We served this with a simple mache salad in vinaigrette. It was a feast! And it is so healthy that you won’t feel a bit of remorse having two slices of cheesecake.

Cheesecake challenge: The glamorous Heavenly from donuts to delirium and we at weirdcombos want to invite any interested food blogging folk to join us in a cheesecake cooking challenge. All you have to do is contact us for the basic recipe, come up with a creative version of your own, and publish it with links to all the other participants for the challenge on Monday August 8, 2011. This was incredibly fun when we did the chocolate truffle challenge in May and the tagliatelle challenge in March. So get your thinking caps on and your sweet… teeth(?) ready for some delicious fun in August!

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{ 11 comments… read them below or add one }

Heavenly Housewife July 11, 2011 at 12:35 am

You made pasta??? I’ve never made gnocci. Was it as gruelling as the pasta we made?The sound of the accompanying pesto is simply delish. I bet it complimented the kaboch flavour beautifully. Did you know that Kabocha is the indian word for “pumpkin” (sometimes used in slang to refer to boobies LOL).
*kisses* HH
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tinytearoom July 11, 2011 at 5:07 am

this is a fantastic combination. If I made this my partner would think we were eating at a restaurant. I love the idea of a cheesecake challenge. The caramel macadamia cheesecake I recently made was my first attempt at one. the results were fantastic and I am looking forward to other flavour combos.
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Anna July 11, 2011 at 10:53 am

oh my goodness! gnocchi is like my favorite thing in the world. i canNOT wait to try this!!!!!!
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Krista July 11, 2011 at 1:29 pm

I’ve never cooked this sort of pumpkin before, but will have to try it. In Australia they use big BLUE pumpkins and roast them with their traditional Sunday roast. Mmm, mmm. :-) Love your walnut pesto. Mmm.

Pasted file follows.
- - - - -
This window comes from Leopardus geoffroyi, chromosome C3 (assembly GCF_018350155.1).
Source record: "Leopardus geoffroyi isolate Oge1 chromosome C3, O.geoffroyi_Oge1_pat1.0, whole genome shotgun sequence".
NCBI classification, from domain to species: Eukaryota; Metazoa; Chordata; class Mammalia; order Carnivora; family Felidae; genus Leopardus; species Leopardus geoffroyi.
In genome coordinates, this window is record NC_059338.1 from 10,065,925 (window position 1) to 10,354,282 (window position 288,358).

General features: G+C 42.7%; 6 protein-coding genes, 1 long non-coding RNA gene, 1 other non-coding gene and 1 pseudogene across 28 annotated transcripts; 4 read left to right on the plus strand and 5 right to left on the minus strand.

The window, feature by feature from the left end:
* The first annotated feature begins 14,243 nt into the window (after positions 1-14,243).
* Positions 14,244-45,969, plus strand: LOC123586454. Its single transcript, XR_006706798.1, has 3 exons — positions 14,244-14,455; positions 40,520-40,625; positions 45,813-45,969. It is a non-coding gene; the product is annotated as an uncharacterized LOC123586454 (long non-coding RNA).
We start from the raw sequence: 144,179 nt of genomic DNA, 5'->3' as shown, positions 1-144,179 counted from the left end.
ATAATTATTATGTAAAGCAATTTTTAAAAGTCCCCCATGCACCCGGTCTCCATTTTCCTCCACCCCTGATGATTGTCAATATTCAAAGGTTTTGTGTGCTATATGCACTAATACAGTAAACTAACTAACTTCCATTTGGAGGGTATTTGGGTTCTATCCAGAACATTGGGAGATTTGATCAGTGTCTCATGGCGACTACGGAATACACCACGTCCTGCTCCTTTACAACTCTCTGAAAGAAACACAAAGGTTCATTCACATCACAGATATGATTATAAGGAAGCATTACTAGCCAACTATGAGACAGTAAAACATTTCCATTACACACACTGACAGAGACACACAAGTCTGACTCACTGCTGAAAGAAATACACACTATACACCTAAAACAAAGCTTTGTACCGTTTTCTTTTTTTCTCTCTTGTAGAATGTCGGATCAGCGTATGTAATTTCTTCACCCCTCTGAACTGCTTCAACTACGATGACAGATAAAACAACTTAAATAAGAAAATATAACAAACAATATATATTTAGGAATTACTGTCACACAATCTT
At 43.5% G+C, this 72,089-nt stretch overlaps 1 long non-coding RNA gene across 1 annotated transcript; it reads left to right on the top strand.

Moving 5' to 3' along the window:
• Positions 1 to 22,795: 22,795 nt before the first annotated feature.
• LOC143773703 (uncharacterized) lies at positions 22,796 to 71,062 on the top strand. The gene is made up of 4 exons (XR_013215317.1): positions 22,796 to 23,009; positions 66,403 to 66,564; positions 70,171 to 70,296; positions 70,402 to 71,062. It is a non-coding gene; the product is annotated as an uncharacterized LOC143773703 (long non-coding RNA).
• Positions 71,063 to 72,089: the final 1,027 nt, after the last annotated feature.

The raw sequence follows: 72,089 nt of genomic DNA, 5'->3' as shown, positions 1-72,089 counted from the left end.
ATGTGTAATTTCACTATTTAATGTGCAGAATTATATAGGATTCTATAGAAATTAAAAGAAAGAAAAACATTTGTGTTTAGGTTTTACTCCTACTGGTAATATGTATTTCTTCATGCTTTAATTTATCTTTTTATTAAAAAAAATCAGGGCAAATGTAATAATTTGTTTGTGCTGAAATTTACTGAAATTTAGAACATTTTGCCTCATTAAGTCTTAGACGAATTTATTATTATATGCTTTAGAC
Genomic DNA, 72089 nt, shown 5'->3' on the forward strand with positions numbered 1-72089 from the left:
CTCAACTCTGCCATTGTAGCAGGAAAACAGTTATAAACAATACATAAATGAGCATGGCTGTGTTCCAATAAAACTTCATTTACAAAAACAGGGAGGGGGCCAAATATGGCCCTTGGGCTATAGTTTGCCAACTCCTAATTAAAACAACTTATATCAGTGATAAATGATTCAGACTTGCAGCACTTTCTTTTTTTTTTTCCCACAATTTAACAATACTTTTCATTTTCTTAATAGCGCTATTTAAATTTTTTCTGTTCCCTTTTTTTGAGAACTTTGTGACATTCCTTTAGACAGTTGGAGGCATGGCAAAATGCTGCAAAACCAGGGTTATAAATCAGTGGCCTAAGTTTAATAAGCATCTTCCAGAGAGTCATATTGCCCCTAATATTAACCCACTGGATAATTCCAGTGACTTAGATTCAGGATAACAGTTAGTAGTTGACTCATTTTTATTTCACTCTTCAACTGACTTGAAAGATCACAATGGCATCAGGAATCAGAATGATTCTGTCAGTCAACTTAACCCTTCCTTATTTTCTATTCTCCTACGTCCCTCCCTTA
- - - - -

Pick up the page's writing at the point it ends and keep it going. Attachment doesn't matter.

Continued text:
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Faith July 11, 2011 at 2:49 pm

I am so impressed that you made your own gnocchi! I’ve been wanting to try my hand at it for too long. I’ve been looking for kabocha for a couple years now but haven’t been able to find it in my area! I’ll keep looking though, since I’ve heard very good things about it.
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tasteofbeirut July 12, 2011 at 5:17 am

Wow! I LOVE kabocha and buy it at the Asian supermarket near my house; it is so sweet, it fills the house with an aroma that is hard to resist. I made kabocha-stuffed raviolis, but never gnocchi, so this will be my next challenge. the pesto sounds wonderful with it too! What a feast!!!
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Su July 13, 2011 at 1:55 am

I really am going to try these gnocci, because this version with the pumpkin sounds wonderfull.
And you can count me in for the cheesecake challenge ;)

tigerfish July 15, 2011 at 9:04 am

I usually cook with kabocha and butternut squash. Kabochas taste more like the queen indeed :) ..but butternut squash is easier to slice up during food prep.

Heguiberto July 15, 2011 at 9:39 am

Yes, kabocha is the queen. I agree peeling it difficult. Sometimes I just cook it with the skin on. It adds texture to the dish :)

Sara July 15, 2011 at 9:47 am

Have made sweet potato gnocchi per Mark Bittman which I loved–saw he has a recipe for parsnip gnocchi too. Why not kabocha? I don’t always like squash, sometimes it’s too soggy, but other times I am crazy for it–I like this way of using it. Sounds great! I should do it more often; it’s actually quite quick and easy but mentally it seems like a lot of effort.
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Nina July 16, 2011 at 1:06 pm

Wow, I’m so impressed you made gnocchi! It is on my list and what a wonderful combo you chose! Yum….need to get my gnocchi game on!